Approach to mathematical problem solving and students’ belief systems: two case studies
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The goal of the study reported here is to gain a better understanding of the role of belief systems in the approach phase to mathematical problem solving. Two students of high academic performance were selected based on a previous exploratory study of 61 students 12–13 years old. In this study we identified different types of approaches to problems that determine the behavior of students in the problem-solving process. The research found two aspects that explain the students’ approaches to problem solving: (1) the presence of a dualistic belief system originating in the student’s school experience; and (2) motivation linked to beliefs regarding the difficulty of the task. Our results indicate that there is a complex relationship between students’ belief systems and approaches to problem solving, if we consider a wide variety of beliefs about the nature of mathematics and problem solving and motivational beliefs, but that it is not possible to establish relationships of causality between specific beliefs and problem-solving activity (or vice versa).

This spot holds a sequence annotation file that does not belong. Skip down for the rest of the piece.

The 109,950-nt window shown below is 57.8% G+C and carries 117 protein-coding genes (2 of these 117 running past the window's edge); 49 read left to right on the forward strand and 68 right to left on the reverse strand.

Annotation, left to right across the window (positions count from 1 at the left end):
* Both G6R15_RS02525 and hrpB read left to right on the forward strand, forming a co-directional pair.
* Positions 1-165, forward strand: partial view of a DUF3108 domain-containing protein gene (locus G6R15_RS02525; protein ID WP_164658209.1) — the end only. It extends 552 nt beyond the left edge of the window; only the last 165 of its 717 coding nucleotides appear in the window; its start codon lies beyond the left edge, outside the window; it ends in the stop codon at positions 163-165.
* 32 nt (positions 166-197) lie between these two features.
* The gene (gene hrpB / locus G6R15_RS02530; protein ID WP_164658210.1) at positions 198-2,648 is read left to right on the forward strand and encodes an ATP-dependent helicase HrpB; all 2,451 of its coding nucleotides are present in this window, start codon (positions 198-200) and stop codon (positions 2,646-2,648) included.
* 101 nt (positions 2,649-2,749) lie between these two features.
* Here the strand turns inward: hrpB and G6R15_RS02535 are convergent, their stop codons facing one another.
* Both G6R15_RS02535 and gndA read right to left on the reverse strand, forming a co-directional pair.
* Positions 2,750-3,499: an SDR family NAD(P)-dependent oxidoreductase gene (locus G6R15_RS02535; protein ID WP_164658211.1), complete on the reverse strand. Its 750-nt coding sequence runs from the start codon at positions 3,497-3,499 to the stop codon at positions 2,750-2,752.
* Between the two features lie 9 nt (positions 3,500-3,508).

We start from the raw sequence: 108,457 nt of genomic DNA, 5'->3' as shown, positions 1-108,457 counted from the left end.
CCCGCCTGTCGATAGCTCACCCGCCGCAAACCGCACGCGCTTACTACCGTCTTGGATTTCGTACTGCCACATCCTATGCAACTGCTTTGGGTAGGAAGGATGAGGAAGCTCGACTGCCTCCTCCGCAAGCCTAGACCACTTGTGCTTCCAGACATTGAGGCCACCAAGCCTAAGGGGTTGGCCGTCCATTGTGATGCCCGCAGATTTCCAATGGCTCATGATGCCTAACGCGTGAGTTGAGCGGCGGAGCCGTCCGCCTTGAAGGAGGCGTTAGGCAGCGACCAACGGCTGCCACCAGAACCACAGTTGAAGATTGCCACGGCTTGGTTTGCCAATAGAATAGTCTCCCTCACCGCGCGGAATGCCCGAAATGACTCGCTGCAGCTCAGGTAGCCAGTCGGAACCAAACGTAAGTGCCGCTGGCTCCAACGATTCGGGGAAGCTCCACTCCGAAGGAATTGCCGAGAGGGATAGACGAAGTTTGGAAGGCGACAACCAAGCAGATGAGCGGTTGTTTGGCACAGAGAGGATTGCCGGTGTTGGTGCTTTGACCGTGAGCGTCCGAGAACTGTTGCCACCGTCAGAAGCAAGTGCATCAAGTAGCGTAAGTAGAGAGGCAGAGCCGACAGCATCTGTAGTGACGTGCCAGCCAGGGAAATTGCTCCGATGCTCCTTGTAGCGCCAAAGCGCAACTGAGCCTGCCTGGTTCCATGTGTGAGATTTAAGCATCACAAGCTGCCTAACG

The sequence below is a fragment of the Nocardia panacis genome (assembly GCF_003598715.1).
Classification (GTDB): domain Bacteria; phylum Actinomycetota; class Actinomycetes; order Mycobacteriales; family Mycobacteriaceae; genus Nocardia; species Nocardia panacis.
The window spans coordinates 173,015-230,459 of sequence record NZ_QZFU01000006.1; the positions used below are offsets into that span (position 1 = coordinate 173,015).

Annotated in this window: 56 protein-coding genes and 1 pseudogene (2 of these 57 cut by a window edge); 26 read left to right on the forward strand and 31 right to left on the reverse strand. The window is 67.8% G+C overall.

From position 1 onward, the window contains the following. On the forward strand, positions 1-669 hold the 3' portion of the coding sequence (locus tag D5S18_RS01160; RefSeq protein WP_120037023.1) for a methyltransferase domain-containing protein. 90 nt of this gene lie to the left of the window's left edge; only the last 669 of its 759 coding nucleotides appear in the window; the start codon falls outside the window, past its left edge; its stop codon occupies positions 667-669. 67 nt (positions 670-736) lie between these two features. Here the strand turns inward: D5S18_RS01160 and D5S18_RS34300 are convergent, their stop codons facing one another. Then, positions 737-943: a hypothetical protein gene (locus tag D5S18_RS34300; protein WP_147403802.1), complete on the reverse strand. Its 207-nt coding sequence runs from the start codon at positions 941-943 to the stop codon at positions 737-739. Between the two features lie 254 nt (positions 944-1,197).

KeywordsApproach to problem solving Patterns of action Problem solving Students’ belief systems
The authors would like to express their gratitude for the help provided by Salvador Llinares (Universidad de Alicante) in preparing this manuscript, by Jody Doran (Washington University in St. Louis) in its translation and for the suggestions made by anonymous reviewers.
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